The Elephant Man

A Victorian surgeon rescues a heavily disfigured man who is mistreated while scraping a living as a side-show freak. Behind his monstrous facade, there is revealed a person of intelligence and sensitivity.

The Elephant Man isn’t a feel-good movie. I’ve never seen a David Lynch film before, but I had expectations. I understood him to be rather surreal, and perhaps a little bleak. My suspicions were confirmed in The Elephant Man.

It was incredibly bleak, with a fair share of disturbing and claustrophobic moments. And apparently, that was supposed to make me cry. I can get behind the message of The Elephant Man – it’s what’s inside that counts, nothing truly dies, if you’re a good person you’ll live forever. It’s probably the absolute purest display of that message, but I’ve been exposed to it so many times that it’s lost its potency.

The Elephant Man

To Lynch’s credit, for two hours, I felt trapped – even in the film’s most redeemingly upbeat moments, I could never really breathe a sigh of relief. Not from sympathy or regret (it’s obviously hard watching people treat a person badly for their physical experience), but because, no matter the positive experiences of John Merrick’s life… Within the context of the film, he’s still a freak. Not to sound insensitive, but: After all the joyful memories, he’s still dying.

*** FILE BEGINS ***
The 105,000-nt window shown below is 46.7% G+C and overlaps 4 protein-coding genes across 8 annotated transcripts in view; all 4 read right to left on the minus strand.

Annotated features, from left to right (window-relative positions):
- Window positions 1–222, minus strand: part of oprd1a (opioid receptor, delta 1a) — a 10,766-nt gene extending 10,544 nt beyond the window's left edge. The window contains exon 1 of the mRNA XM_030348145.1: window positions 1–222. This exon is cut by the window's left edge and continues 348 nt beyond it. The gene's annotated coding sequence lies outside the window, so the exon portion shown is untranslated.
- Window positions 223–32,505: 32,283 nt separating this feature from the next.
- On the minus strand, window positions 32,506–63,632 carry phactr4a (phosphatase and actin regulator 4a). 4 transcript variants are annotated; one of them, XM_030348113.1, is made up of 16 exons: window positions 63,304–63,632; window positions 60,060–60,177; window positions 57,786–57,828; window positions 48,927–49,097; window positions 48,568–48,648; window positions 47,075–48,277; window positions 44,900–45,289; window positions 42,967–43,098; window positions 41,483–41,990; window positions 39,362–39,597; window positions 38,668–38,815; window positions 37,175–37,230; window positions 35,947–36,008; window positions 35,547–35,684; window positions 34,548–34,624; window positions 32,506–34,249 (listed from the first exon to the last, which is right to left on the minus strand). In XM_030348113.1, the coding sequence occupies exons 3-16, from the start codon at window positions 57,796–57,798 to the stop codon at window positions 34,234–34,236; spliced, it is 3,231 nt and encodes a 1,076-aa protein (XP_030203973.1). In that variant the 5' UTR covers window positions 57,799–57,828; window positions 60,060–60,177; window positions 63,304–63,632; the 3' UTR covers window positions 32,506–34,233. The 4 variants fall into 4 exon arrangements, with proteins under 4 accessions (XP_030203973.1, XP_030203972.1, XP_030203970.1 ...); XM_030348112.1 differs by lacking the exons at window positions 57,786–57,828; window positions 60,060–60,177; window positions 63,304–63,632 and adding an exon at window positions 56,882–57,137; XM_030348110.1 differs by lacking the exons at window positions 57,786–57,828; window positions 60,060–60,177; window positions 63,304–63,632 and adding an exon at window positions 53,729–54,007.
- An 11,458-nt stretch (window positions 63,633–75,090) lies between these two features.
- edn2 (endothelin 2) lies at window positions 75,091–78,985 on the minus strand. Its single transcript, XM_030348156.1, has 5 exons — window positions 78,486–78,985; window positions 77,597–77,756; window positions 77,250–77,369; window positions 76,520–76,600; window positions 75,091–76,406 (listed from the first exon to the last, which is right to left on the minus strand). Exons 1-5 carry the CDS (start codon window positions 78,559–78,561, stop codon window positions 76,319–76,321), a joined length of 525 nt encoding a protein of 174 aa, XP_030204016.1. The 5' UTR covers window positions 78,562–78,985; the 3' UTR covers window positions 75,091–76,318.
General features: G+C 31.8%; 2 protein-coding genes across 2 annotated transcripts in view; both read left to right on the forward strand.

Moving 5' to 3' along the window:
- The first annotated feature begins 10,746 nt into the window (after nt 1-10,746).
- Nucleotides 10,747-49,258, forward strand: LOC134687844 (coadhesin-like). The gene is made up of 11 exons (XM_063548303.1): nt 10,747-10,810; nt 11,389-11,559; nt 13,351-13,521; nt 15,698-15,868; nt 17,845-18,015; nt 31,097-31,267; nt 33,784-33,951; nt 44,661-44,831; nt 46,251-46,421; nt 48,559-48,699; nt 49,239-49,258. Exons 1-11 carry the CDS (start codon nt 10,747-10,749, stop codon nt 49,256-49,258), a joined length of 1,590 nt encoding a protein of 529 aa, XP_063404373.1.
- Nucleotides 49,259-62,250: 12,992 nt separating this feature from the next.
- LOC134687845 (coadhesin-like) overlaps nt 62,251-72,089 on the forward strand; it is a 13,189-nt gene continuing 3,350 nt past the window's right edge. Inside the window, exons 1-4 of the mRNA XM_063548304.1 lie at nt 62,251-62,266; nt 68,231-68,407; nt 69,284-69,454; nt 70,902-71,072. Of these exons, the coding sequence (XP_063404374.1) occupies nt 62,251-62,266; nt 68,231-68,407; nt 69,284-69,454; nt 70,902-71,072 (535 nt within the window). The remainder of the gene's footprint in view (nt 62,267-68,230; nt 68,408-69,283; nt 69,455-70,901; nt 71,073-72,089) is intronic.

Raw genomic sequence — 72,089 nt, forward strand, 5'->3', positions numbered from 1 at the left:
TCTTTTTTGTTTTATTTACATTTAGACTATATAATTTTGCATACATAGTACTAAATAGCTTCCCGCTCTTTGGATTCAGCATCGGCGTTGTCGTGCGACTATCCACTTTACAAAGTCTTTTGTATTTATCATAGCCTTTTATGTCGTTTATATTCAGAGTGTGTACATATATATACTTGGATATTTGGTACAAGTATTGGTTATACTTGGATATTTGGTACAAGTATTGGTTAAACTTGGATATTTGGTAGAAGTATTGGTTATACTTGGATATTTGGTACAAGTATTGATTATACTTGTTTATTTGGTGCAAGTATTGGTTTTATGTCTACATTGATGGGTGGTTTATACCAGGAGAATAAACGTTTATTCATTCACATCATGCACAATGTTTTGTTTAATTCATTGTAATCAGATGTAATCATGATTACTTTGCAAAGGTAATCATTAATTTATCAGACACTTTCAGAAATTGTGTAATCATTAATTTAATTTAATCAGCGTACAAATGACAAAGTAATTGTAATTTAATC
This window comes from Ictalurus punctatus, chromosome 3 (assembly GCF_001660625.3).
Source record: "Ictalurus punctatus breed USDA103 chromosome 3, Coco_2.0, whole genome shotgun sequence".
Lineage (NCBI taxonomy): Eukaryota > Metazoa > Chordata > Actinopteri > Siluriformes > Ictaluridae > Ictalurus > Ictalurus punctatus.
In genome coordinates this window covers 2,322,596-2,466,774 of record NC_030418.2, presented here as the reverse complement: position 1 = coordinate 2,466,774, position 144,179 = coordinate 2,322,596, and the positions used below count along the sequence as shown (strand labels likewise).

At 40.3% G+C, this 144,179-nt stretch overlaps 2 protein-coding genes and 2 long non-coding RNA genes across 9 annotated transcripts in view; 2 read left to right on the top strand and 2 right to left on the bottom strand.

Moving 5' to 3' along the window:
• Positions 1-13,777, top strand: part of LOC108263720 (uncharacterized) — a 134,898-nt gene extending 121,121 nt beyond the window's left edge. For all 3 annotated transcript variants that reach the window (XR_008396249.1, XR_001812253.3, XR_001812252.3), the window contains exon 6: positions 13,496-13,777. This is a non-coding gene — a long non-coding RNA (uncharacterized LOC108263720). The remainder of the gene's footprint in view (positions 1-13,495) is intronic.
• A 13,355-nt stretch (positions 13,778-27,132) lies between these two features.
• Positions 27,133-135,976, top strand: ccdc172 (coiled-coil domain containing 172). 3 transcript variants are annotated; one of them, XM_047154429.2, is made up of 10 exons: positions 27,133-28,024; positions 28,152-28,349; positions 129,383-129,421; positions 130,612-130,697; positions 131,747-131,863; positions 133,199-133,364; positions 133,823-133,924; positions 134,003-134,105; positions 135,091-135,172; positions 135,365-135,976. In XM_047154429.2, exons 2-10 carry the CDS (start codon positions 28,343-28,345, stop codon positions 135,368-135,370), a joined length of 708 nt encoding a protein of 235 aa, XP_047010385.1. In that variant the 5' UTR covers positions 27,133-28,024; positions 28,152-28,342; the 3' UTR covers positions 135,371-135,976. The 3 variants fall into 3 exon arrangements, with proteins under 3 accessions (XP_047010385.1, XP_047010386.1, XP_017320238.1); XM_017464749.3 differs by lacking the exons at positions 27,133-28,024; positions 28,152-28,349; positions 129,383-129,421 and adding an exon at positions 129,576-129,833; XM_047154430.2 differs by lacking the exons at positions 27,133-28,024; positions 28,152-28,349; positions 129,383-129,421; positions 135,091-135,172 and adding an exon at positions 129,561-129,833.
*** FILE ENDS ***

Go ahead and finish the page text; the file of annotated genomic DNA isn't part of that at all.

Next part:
I’m really not sure where I weigh in on The Elephant Man. I can appreciate its merits, but I didn’t enjoy it. It’s a great film, but I can’t imagine a time I would want to watch it again. It didn’t spark the emotional reaction I was promised. As to its position in the Top 250, I’m apathetic.

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